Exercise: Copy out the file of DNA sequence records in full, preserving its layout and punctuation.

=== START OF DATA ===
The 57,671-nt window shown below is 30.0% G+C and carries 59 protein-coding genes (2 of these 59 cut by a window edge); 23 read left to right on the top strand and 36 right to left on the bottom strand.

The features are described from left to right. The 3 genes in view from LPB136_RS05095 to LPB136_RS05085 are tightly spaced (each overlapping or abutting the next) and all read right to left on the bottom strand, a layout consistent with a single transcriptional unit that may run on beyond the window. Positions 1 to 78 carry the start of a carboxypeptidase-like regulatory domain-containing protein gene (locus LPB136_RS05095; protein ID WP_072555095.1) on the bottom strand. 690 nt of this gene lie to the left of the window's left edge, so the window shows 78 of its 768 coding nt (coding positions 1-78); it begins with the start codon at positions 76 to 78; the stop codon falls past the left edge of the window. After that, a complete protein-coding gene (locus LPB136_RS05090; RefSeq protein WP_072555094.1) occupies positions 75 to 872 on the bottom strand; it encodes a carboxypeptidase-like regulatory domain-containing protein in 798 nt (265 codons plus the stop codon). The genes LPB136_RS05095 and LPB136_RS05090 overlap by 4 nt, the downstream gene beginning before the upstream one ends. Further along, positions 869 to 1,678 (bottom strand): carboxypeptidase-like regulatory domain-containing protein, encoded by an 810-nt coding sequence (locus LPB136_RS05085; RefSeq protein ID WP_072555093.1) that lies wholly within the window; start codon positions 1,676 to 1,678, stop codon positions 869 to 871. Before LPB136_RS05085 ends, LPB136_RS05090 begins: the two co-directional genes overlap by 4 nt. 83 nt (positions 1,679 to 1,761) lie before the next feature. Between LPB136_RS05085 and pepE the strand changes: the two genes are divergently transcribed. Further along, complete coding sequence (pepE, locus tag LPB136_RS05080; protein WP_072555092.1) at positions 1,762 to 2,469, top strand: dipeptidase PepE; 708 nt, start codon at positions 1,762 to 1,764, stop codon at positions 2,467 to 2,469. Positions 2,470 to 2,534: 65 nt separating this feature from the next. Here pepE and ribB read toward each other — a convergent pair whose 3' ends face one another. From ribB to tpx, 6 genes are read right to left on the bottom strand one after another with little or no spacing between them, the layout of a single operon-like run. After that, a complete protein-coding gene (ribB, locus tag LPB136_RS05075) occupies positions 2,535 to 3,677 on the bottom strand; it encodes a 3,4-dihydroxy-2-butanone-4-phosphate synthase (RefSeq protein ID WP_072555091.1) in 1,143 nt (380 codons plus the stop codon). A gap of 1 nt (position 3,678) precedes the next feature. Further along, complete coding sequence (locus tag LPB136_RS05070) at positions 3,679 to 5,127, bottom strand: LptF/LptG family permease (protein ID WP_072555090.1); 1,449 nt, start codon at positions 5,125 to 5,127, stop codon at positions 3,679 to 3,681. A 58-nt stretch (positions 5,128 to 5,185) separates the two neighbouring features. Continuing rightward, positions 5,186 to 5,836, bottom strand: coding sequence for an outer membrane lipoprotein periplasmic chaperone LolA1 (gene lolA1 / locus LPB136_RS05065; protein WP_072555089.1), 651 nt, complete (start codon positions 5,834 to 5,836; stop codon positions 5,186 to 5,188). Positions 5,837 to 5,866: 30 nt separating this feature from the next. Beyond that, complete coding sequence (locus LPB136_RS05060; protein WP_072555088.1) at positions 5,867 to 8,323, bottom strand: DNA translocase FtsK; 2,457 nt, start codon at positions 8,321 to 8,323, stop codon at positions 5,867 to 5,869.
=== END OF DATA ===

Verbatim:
The 57,671-nt window shown below is 30.0% G+C and carries 59 protein-coding genes (2 of these 59 cut by a window edge); 23 read left to right on the top strand and 36 right to left on the bottom strand.

The features are described from left to right. The 3 genes in view from LPB136_RS05095 to LPB136_RS05085 are tightly spaced (each overlapping or abutting the next) and all read right to left on the bottom strand, a layout consistent with a single transcriptional unit that may run on beyond the window. Positions 1 to 78 carry the start of a carboxypeptidase-like regulatory domain-containing protein gene (locus LPB136_RS05095; protein ID WP_072555095.1) on the bottom strand. 690 nt of this gene lie to the left of the window's left edge, so the window shows 78 of its 768 coding nt (coding positions 1-78); it begins with the start codon at positions 76 to 78; the stop codon falls past the left edge of the window. After that, a complete protein-coding gene (locus LPB136_RS05090; RefSeq protein WP_072555094.1) occupies positions 75 to 872 on the bottom strand; it encodes a carboxypeptidase-like regulatory domain-containing protein in 798 nt (265 codons plus the stop codon). The genes LPB136_RS05095 and LPB136_RS05090 overlap by 4 nt, the downstream gene beginning before the upstream one ends. Further along, positions 869 to 1,678 (bottom strand): carboxypeptidase-like regulatory domain-containing protein, encoded by an 810-nt coding sequence (locus LPB136_RS05085; RefSeq protein ID WP_072555093.1) that lies wholly within the window; start codon positions 1,676 to 1,678, stop codon positions 869 to 871. Before LPB136_RS05085 ends, LPB136_RS05090 begins: the two co-directional genes overlap by 4 nt. 83 nt (positions 1,679 to 1,761) lie before the next feature. Between LPB136_RS05085 and pepE the strand changes: the two genes are divergently transcribed. Further along, complete coding sequence (pepE, locus tag LPB136_RS05080; protein WP_072555092.1) at positions 1,762 to 2,469, top strand: dipeptidase PepE; 708 nt, start codon at positions 1,762 to 1,764, stop codon at positions 2,467 to 2,469. Positions 2,470 to 2,534: 65 nt separating this feature from the next. Here pepE and ribB read toward each other — a convergent pair whose 3' ends face one another. From ribB to tpx, 6 genes are read right to left on the bottom strand one after another with little or no spacing between them, the layout of a single operon-like run. After that, a complete protein-coding gene (ribB, locus tag LPB136_RS05075) occupies positions 2,535 to 3,677 on the bottom strand; it encodes a 3,4-dihydroxy-2-butanone-4-phosphate synthase (RefSeq protein ID WP_072555091.1) in 1,143 nt (380 codons plus the stop codon). A gap of 1 nt (position 3,678) precedes the next feature. Further along, complete coding sequence (locus tag LPB136_RS05070) at positions 3,679 to 5,127, bottom strand: LptF/LptG family permease (protein ID WP_072555090.1); 1,449 nt, start codon at positions 5,125 to 5,127, stop codon at positions 3,679 to 3,681. A 58-nt stretch (positions 5,128 to 5,185) separates the two neighbouring features. Continuing rightward, positions 5,186 to 5,836, bottom strand: coding sequence for an outer membrane lipoprotein periplasmic chaperone LolA1 (gene lolA1 / locus LPB136_RS05065; protein WP_072555089.1), 651 nt, complete (start codon positions 5,834 to 5,836; stop codon positions 5,186 to 5,188). Positions 5,837 to 5,866: 30 nt separating this feature from the next. Beyond that, complete coding sequence (locus LPB136_RS05060; protein WP_072555088.1) at positions 5,867 to 8,323, bottom strand: DNA translocase FtsK; 2,457 nt, start codon at positions 8,321 to 8,323, stop codon at positions 5,867 to 5,869.